Three university doctors found a correlation between high levels of homocysteine in the blood and deficiencies of two essential vitamins, folate and cobalamin.
They also developed more accurate methods for testing body fluids for homocysteine. They obtained a patent.
LabCorp licensed the tests from Metabolite in return for 27.5% of related revenues. Their agreement permitted LabCorp to terminate the arrangement if a more cost effective commercial alternative is available that does not infringe a valid and enforceable claim of the patent.
Years later, LabCorp decided to use a different test which it deemed far superior.
Metabolite sued LabCorp for using the other test claiming that they had a patent for checking the body fluid for an elevated level of homocysteine and correlating this level with a deficiency.
Lower court found for Metabolite.
Circuit Court affirmed, found for Metabolite.
SCOTUS dismissed its writ of certiorari. Dissent given.
Is a method patent valid if it merely directs a party to correlate test results to a certain human condition?
(not really the holding since dissent) A method patent is not valid if it merely directs a party to correlate test results to a certain human condition.
Laws of nature, natural phenomena, and abstract ideas are excluded from patent protection.
One cannot patent the law of gravity, the theory of relativity, or some mathematical formula.
They are excluded because too much patent protection can impede rather than promote scientific progress.
These phenomena are the basic tools of scientific and technological work; if they were patentable, then there would be enormous transaction costs placed on users.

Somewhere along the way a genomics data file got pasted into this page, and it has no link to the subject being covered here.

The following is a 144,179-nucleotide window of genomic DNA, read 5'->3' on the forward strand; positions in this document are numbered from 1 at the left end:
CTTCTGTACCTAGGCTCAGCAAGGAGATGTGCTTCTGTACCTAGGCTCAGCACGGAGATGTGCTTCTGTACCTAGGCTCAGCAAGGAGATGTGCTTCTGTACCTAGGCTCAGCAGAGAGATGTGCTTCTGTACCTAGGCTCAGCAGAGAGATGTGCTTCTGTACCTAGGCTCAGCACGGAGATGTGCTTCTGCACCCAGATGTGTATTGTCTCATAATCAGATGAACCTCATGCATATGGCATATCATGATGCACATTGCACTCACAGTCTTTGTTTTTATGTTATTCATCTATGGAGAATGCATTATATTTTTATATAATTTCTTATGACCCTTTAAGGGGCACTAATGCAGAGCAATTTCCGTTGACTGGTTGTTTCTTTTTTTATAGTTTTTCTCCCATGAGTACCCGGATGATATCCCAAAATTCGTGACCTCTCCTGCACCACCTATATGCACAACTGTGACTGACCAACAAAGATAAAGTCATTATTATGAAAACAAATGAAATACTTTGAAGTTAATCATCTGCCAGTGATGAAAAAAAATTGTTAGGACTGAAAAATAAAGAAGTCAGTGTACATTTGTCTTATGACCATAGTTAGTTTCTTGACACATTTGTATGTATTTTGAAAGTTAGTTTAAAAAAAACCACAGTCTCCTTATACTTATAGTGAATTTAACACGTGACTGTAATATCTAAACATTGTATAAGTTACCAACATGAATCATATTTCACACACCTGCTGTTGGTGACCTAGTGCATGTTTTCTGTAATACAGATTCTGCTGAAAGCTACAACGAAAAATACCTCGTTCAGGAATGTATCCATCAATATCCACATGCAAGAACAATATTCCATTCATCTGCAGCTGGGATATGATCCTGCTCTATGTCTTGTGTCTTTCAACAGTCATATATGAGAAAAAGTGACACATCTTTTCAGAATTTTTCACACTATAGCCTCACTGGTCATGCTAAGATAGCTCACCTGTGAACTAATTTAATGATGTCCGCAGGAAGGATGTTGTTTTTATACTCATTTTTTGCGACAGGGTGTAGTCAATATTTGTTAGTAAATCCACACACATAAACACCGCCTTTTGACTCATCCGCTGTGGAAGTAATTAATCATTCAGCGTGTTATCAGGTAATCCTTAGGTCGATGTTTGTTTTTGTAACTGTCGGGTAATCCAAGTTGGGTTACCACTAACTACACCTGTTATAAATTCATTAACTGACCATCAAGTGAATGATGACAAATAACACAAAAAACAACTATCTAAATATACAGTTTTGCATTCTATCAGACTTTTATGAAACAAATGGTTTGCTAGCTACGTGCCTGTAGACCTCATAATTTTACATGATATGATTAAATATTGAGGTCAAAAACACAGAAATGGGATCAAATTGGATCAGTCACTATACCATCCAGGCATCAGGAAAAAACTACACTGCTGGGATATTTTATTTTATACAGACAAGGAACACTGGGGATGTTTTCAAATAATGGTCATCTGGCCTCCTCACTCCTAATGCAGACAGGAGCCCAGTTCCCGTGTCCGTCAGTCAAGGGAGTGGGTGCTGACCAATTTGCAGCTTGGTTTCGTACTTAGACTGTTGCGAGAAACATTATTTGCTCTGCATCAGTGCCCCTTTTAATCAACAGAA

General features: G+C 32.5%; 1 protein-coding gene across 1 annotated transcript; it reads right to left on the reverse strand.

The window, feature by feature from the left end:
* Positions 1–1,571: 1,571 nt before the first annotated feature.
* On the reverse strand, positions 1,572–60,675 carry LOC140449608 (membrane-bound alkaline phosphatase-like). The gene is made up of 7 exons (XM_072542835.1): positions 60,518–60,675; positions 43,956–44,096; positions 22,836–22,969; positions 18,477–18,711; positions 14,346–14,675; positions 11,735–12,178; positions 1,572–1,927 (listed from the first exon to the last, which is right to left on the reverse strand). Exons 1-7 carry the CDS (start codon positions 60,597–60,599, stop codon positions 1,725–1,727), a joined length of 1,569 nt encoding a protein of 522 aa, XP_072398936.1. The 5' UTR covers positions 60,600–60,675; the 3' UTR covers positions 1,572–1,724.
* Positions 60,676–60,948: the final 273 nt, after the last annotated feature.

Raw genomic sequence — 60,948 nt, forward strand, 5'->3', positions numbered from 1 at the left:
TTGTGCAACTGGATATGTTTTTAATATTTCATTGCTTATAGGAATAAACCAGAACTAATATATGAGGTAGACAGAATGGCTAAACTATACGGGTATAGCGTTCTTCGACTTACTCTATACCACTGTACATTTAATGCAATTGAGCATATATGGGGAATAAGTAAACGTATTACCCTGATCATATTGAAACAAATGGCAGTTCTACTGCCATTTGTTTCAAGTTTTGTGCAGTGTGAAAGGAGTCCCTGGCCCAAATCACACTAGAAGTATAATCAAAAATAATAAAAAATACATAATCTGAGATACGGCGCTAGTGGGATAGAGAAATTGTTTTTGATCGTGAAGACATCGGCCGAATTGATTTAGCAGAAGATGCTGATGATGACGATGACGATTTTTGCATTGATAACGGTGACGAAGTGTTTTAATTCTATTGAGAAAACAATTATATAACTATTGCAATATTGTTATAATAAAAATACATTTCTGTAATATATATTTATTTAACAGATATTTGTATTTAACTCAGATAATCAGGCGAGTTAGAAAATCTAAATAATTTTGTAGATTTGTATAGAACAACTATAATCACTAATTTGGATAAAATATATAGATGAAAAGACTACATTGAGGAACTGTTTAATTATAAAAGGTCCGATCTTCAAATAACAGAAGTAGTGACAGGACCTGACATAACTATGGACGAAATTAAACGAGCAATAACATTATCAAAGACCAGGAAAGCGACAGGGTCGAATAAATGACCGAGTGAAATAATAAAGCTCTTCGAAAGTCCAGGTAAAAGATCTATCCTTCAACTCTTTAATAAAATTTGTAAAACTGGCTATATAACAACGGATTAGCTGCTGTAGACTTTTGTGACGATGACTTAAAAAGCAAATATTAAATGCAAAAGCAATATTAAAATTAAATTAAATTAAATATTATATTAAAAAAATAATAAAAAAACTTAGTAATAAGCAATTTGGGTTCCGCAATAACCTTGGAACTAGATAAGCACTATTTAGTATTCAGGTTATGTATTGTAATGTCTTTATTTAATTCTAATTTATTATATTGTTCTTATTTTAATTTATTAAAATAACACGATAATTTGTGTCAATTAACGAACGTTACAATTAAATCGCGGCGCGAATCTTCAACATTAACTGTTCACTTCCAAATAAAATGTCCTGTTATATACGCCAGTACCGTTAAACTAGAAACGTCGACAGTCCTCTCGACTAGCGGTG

The category of non-patentable phenomena of nature is not easy to define. However, this case is not on the boundary.
The correlation between homocysteine and vitamin deficiency is a natural phenomenon.
Metabolite argues that an application of a law of nature to a known process may be patentable.
This won't fly here though because their claim does not describe a process for transforming blood or any other matter.
The process instructs the user to "(1) obtain test results and (2) think about them."
Metabolite also argues that it should be patentable since it produces a useful, concrete, and tangible result.
SCOTUS has never said that; in fact, Court has rejected many such claims (telegraphy, binary -> decimal converter, etc.).
Even if it were patentable it still falls short because it amounts to a simple natural correlation, i.e., a natural phenomenon.
Their process is no more than an instruction to read some numbers in light of medical knowledge.
Their process might be reduced to a series of steps, but any process can be reduced to steps.